'Can't track virus source': Woman, 95, dies
A 95-year-old woman has become the second person to die from the coronavirus in Australia, with six more cases confirmed in New South Wales on Wednesday.
The woman was a resident at the Dorothy Henderson Lodge nursing home facility at Macquarie Park, where a 50-year-old worker was diagnosed with the virus earlier this week, NSW Health confirmed in a statement. The woman died in hospital on Tuesday.
The employee worked with 13 residents at the lodge. An 82-year-old man is now being treated in hospital for the virus, while a third resident aged in her 70s was also diagnosed on Wednesday.
The five other new cases include a female doctor who works at Liverpool Hospital, a female patient from the Northern Beaches, a male from Cronulla and a female who is believed to have returned from the Philippines, NSW Health said.
It brings the state's total number of cases to 22 and the national count to 50.
"The female doctor who was diagnosed on March 4 had no history of overseas travel. We are immediately establishing which staff and patients may need to self-isolate and be tested for COVID-19 should they be unwell," NSW Health added.
The woman who is believed to have travelled from the Philippines is aged in her 60s and arrived back in Australia on March 3.
"Her travel details are being obtained and will be disclosed if she posed a risk to any other passengers on her flight," NSW Health said.
'WE CAN'T TRACK THE SOURCE'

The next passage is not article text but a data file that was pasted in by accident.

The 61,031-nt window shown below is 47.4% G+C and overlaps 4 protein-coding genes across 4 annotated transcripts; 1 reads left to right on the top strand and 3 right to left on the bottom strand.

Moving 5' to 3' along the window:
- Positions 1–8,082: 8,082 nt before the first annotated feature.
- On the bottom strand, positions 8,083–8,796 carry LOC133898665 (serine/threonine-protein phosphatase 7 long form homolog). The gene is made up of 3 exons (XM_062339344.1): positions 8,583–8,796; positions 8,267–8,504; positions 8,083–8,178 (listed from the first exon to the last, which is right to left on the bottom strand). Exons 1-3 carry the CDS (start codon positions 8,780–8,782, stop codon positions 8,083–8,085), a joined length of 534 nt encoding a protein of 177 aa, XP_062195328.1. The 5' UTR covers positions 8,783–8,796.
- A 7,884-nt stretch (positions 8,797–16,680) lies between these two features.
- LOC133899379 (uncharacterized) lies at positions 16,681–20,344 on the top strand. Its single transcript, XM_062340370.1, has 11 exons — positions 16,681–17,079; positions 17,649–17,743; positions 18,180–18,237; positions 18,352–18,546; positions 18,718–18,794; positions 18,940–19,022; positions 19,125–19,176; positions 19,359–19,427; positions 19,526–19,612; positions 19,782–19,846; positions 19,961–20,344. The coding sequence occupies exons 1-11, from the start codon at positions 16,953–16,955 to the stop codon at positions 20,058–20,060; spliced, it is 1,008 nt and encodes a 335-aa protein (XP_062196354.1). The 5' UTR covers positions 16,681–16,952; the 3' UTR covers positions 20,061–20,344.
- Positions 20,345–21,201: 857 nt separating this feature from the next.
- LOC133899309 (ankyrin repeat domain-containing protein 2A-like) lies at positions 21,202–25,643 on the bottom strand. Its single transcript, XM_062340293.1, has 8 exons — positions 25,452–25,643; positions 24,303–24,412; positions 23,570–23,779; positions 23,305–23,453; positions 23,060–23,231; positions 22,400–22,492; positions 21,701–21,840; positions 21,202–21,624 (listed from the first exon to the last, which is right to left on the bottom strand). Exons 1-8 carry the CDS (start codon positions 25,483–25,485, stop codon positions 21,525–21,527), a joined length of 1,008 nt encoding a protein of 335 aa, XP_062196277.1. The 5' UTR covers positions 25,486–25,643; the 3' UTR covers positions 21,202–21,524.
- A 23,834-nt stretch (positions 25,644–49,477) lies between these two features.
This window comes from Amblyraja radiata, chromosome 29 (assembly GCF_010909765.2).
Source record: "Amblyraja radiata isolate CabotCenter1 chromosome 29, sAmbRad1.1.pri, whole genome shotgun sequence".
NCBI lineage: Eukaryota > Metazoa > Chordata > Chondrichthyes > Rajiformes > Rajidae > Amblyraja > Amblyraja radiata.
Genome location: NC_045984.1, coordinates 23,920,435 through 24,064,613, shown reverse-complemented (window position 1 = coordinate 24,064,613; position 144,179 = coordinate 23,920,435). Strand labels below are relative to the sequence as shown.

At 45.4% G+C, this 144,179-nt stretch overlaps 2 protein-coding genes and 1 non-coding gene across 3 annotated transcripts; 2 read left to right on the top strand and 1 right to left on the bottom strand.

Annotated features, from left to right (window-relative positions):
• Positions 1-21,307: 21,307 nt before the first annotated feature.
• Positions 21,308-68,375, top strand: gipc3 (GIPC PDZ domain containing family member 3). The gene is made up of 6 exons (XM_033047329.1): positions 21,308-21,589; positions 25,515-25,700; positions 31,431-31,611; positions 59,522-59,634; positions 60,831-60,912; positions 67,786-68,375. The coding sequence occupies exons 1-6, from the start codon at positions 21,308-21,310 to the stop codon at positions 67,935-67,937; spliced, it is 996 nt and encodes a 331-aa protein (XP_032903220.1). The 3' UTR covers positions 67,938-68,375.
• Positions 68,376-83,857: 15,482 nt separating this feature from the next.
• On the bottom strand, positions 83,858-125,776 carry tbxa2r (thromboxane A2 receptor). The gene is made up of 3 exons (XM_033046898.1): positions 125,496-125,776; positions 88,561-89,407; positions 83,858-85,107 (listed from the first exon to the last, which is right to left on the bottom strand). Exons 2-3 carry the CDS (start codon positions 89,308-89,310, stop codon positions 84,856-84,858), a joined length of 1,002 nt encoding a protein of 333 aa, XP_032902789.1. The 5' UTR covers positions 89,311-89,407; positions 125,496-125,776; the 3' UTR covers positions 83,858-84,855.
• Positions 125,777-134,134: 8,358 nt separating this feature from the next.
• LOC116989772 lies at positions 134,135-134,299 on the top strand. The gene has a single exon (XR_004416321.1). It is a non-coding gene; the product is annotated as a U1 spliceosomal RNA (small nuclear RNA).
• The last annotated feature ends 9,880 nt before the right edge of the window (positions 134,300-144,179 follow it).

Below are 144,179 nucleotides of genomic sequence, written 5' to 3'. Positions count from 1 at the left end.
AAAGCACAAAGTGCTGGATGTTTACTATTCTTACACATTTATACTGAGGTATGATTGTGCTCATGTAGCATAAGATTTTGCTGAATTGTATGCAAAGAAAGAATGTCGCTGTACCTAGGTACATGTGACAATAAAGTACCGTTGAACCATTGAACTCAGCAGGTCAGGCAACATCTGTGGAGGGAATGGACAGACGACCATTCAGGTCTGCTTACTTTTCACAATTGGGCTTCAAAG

Addressing the nursing home cases on Wednesday, NSW Health Minister Brad Hazzard said the carer was working on 24 February when she started developing flu-like symptoms.
"And so we did the checks. And, of course, we're aware that it's likely that she could have been capable of passing on the coronavirus from at least the day before, 24 hours, so that's 23 February," he said.
He said the woman was a "much-loved" and longstanding member of staff at a residential care home which is part of Baptist Care.
"It is concerning when we have somebody present with coronavirus and we can't track the source," Mr Hazzard said.
"In this case, this much-loved staff member had not travelled. She had not been overseas. She had not been to any of the hot spots around the world. So, that raises the question, how did she end up with coronavirus?"
This comes amid fears Sydney doctor may have spread the coronavirus to a large number of patients.
Forty staff members who work closely with the 53-year-old male doctor at Ryde Hospital have been isolated.
They include 13 doctors, 23 nurses and four other health workers. The infected doctor is in a stable condition at Westmead Hospital.
However, authorities say the doctor had already come into contact with a "large and diverse" range of patients in his workplace.
"We still don't know how he acquired the infection,'' chief health officer Kerry Chant said.
"We are doing an investigation as we speak. He did not care for any of our positive cases but we are doing some additional investigations into what patients he saw, to see whether there were any undiagnosed cases."
A further eight patients of the doctor are showing no symptoms, while 29 other patients identified as casual contacts are being chased up.
A man in Victoria was also diagnosed with coronavirus on Wednesday after travelling to Australia from Iran.
Victorian Health Minister Jenny Mikakos says the man in his 30s became unwell on Sunday after returning to Victoria from Iran on February 26.
He went to an emergency department after speaking with a nurse on call, with his positive test result confirmed late on Tuesday.